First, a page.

The Manitoba government has joined Alberta and Saskatchewan in pushing back against the federal government’s planned gun confiscation program as part of its mandatory buyback program for now-banned firearms.
“Manitoba has consistently stated that our approach to gun violence is to focus on those who use weapons in crime, not law abiding gun owners,” said Manitoba Minister of Justice and Attorney General Kelvin Goertzen, in a Facebook post on Sept. 28.
Goertzen said he wrote to federal public safety minister Marco Mendicino on Sept. 13 informing him of Manitoba’s concerns that the confiscation program would “erode” policing resources in the province.
“We feel many aspects of the federal approach to gun crimes unnecessarily target lawful gun owners while having little impact on criminals, who are unlikely to follow gun regulations in any event,” Goertzen wrote in the letter.
“In Manitoba’s view, any buy-back program cannot further erode precious provincial police resources, already suffering from large vacancy rates, from focusing on investigation of violent crime.”
Third Province to Oppose
Manitoba’s action against the federal buyback program comes just days after Alberta and Saskatchewan each informed Ottawa that they would not authorize the use of provincial policing funds in assisting with Ottawa’s planned gun confiscation.
The federal government’s buyback program comes on the heels of its 2020 legislation banning more than 1,500 models of what it termed as “assault-style” firearms, including AR-15s.
Ottawa has stated that the buyback program “will be mandatory” and will require any Canadian owning guns banned by the new legislation to sell them to the government at prices determined by the feds, or else have them “lawfully disposed.”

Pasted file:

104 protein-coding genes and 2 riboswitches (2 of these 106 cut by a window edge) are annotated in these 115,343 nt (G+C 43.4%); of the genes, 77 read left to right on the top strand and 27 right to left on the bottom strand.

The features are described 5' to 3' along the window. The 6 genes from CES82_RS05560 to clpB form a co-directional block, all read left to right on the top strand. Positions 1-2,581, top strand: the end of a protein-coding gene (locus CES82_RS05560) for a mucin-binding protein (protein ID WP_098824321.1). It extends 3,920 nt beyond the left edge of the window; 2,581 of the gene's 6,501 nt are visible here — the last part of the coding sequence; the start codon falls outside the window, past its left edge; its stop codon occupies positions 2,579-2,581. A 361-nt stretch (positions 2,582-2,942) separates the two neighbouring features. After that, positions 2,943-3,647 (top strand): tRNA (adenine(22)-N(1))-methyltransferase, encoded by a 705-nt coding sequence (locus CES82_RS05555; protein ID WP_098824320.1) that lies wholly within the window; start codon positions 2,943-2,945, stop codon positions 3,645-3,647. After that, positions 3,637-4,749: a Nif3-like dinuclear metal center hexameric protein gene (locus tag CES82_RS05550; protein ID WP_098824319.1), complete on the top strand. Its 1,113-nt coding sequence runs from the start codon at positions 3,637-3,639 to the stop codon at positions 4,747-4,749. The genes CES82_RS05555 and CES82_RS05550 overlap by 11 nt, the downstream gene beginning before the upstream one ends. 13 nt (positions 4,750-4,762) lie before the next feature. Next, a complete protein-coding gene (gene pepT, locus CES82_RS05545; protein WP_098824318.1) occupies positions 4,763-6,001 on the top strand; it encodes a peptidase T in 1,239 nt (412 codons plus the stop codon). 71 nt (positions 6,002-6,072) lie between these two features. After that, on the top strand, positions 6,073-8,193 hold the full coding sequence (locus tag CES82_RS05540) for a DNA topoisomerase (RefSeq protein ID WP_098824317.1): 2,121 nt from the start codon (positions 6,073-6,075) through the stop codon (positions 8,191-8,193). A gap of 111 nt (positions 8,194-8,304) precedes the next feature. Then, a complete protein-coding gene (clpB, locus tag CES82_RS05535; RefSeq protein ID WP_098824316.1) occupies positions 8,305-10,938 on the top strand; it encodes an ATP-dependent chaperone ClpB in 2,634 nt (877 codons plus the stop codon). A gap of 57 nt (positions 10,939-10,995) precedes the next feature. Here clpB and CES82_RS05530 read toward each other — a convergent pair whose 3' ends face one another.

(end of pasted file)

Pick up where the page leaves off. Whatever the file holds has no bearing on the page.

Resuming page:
Alberta was the first province to announce its opposition to the buyback, with Justice Minister Tyler Shandro saying in a press conference on Sept. 26 that the provincial government “will not tolerate taking officers off the streets in order to confiscate the property of law-abiding firearms owners.”
Saskatchewan followed suit two days later, as Christine Tell, the province’s minister of corrections, policing, and public safety, told RCMP Assistant Commissioner Rhonda Blackmore in a letter that the provincial government “will not authorize the use of provincially-funded resources of any type for the federal government’s buyback.”
On Sept. 28, Shandro added that neither the Alberta government nor the Commanding Officer of Alberta’s RCMP supports the gun confiscation measures.
“Neither the province or Alberta’s RCMP want police resources taken off the street in order to confiscate firearms,” Shandro wrote in a statement posted on Twitter.
Noé Chartier contributed to this report.